The penultimate weekend in February is an unusually busy one for Maryland athletics with Terps softball, baseball, gymnastics, men’s and women’s lacrosse, wrestling, tennis, golf and men’s and women’s basketball all seeing action. Unfortunately for Terrapins’ fans, the weekend started with a goose egg when softball dropped a pair of one run decisions to Alabama and Georgia State, baseball lost its season opener at Alabama’s new stadium and gymnastics lost at home to eleventh ranked Arkansas.
Guest writer Karen Tang provided this special recap of the gymnastics meet. Karen, who competed for the GymTerps for the past four years, is now a graduate student in journalism at Maryland. Her sister Kathy is a senior on this year’s squad.
Terps Falls to No. 11 Arkansas
COLLEGE PARK, Md. – Despite some highlight performances by Maryland, their season long inconsistency on the balance beam contributed to their loss against No. 11 Arkansas, 196.150-194.425, on Friday night in the XFINITY Center.
The Gymterps have yet to win a competition at home all season.
Maryland started on vault with six strong performances. Senior Kathy Tang, fifth in the rotation, got the team pumped up sticking her dismount and earning a score of 9.825 as Maryland headed for the bars.
“I’m surprised every time I stick,” Tang said. “I just try to go hard and stay aggressive.”
The Terps headed to bars for the second rotation but fell to the pressure after freshman Shynelle Agaran missed her release move. It was Agaran’s debut appearance. Maryland recovered nicely finishing with a team score of 48.575 on the event.
“It’s just that first time freshman experience,” coach Brett Nelligan said. “The meet will start to slow down for her next week and she’ll get her confidence.”
After two rotation, the visiting Razorbacks showed why they are the eleventh ranked squad in the country. Arkansas held a 98.050 – 97.275 lead.
Yet, for the team, the confidence wasn’t there on beam Friday. The Terps had two falls and almost a third. The Terps again struggled managing only a 48.075 team score.
“It’s never good to watch your teammate fall especially when you are up next,” sophomore Abbie Epperson said.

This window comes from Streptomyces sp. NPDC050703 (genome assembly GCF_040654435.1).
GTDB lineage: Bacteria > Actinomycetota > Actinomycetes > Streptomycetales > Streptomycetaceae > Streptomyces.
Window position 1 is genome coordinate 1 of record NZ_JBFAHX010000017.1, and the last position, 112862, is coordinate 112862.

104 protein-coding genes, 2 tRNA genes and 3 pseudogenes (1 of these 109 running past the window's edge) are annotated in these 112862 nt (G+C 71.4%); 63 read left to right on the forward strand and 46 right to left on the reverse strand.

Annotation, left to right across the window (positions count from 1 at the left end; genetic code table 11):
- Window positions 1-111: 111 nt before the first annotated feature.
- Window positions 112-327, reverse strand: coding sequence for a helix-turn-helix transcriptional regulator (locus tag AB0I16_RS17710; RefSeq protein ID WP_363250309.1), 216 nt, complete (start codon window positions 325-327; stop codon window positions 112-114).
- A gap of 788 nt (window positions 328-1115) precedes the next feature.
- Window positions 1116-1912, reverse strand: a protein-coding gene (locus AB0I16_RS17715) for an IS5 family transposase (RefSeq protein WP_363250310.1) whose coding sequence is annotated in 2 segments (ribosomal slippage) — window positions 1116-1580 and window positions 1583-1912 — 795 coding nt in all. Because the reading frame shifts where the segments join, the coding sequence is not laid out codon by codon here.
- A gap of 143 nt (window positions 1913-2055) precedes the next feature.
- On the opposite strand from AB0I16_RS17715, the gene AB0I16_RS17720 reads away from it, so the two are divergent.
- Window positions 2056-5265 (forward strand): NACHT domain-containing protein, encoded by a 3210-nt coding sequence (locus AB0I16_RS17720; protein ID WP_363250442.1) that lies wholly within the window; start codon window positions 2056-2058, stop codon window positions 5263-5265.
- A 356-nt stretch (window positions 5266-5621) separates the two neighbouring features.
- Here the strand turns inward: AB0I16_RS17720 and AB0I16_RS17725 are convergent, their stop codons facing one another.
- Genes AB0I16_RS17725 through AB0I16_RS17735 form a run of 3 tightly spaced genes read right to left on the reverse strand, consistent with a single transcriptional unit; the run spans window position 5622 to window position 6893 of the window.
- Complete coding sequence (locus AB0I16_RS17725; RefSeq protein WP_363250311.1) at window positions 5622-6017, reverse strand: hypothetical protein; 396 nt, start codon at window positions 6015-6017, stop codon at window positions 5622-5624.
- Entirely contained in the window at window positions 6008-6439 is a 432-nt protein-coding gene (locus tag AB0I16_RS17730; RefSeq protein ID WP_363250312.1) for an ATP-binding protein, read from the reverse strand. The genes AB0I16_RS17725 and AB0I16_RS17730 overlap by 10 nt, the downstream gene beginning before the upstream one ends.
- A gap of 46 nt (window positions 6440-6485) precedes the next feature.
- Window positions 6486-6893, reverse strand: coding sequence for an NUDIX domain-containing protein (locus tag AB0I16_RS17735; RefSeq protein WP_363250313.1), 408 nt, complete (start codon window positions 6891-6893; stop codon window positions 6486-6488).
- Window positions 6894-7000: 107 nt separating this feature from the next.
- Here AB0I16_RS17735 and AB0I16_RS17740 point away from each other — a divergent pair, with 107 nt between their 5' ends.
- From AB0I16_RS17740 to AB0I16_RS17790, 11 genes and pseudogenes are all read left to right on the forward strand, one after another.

Gymnastics is, at times, a unique sport. At this point in the season, actual wins and losses are less important than building your team score to be one of the 36 teams that qualify for the NCAA Tournament. The low team score on the balance beam meant the pressure was on going into the final event, the floor exercise.
“I tried to tell the girls to keep a high energy and keep the intensity high,” Tang said.
And the Terps responded by scoring a season-high on floor with a 49.075. Each score continued to top the one before. Sophomore Emily Brauckmuller tied her personal best with a 9.8 and freshman Macey Roberts performed a stellar routine and scored a 9.825. Tang topped off the meet equaling her career high (9.875).
“I try not to look at the scores,” Tang said. “People were saying that was one of the best floor routines that I’ve ever done and I didn’t know why. I just told myself to compete with all my heart.”
It was the Terps annual pride meet. For the Gymterps, the tradition started four years ago – every pride meet the girls would wear leotards with the Maryland flag embroider on their back. It stands for pride in our school and the values they stand for, Nelligan said.
Although the Terps may have pride in their heart, they are almost halfway through the season and have yet to win against any Big Ten Conference team.
“I think we’re close to where we need to be, that’s what I tell the team,” Nelligan said. “Every week it seems like one or two routines, if they had gone the other way, we’re right where we need to be.”
While the Terps displyed glimpses of a confident 195.000 team, Arkansas has yet to score lower than a 195.700 all year. It was the first time the Razorbacks have competed against the Terps in College Park.
The Terps are back in action on Monday, Feb. 22, against the Penn State Nittany Lions at 7 p.m. in the XFINITY Center in a makeup meet that was cancelled by winter storm Jonas.
“Let’s get back out there and hit routines and then we will feel a lot better,” Nelligan said.